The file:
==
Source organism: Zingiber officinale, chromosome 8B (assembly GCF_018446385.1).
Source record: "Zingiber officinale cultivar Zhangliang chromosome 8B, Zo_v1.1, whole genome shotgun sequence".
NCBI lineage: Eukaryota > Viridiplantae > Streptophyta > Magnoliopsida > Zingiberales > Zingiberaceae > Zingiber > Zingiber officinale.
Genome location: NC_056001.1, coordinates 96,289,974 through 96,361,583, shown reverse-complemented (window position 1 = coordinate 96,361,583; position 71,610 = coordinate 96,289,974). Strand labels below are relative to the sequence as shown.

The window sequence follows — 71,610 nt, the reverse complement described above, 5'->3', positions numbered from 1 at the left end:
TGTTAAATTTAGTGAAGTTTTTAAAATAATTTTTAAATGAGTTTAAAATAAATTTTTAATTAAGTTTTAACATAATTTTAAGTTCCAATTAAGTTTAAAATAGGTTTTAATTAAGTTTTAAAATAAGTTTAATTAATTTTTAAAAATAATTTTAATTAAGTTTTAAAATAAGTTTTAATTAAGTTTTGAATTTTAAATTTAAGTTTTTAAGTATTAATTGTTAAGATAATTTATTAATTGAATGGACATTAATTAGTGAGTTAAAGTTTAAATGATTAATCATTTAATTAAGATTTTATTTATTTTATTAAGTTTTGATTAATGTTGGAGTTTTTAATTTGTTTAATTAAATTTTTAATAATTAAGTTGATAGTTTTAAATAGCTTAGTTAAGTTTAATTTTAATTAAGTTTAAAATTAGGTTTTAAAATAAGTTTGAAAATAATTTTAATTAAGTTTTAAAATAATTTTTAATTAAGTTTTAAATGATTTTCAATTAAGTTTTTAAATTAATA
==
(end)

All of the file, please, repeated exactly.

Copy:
Source organism: Zingiber officinale, chromosome 8B (assembly GCF_018446385.1).
Source record: "Zingiber officinale cultivar Zhangliang chromosome 8B, Zo_v1.1, whole genome shotgun sequence".
NCBI lineage: Eukaryota > Viridiplantae > Streptophyta > Magnoliopsida > Zingiberales > Zingiberaceae > Zingiber > Zingiber officinale.
Genome location: NC_056001.1, coordinates 96,289,974 through 96,361,583, shown reverse-complemented (window position 1 = coordinate 96,361,583; position 71,610 = coordinate 96,289,974). Strand labels below are relative to the sequence as shown.

The window sequence follows — 71,610 nt, the reverse complement described above, 5'->3', positions numbered from 1 at the left end:
TGTTAAATTTAGTGAAGTTTTTAAAATAATTTTTAAATGAGTTTAAAATAAATTTTTAATTAAGTTTTAACATAATTTTAAGTTCCAATTAAGTTTAAAATAGGTTTTAATTAAGTTTTAAAATAAGTTTAATTAATTTTTAAAAATAATTTTAATTAAGTTTTAAAATAAGTTTTAATTAAGTTTTGAATTTTAAATTTAAGTTTTTAAGTATTAATTGTTAAGATAATTTATTAATTGAATGGACATTAATTAGTGAGTTAAAGTTTAAATGATTAATCATTTAATTAAGATTTTATTTATTTTATTAAGTTTTGATTAATGTTGGAGTTTTTAATTTGTTTAATTAAATTTTTAATAATTAAGTTGATAGTTTTAAATAGCTTAGTTAAGTTTAATTTTAATTAAGTTTAAAATTAGGTTTTAAAATAAGTTTGAAAATAATTTTAATTAAGTTTTAAAATAATTTTTAATTAAGTTTTAAATGATTTTCAATTAAGTTTTTAAATTAATA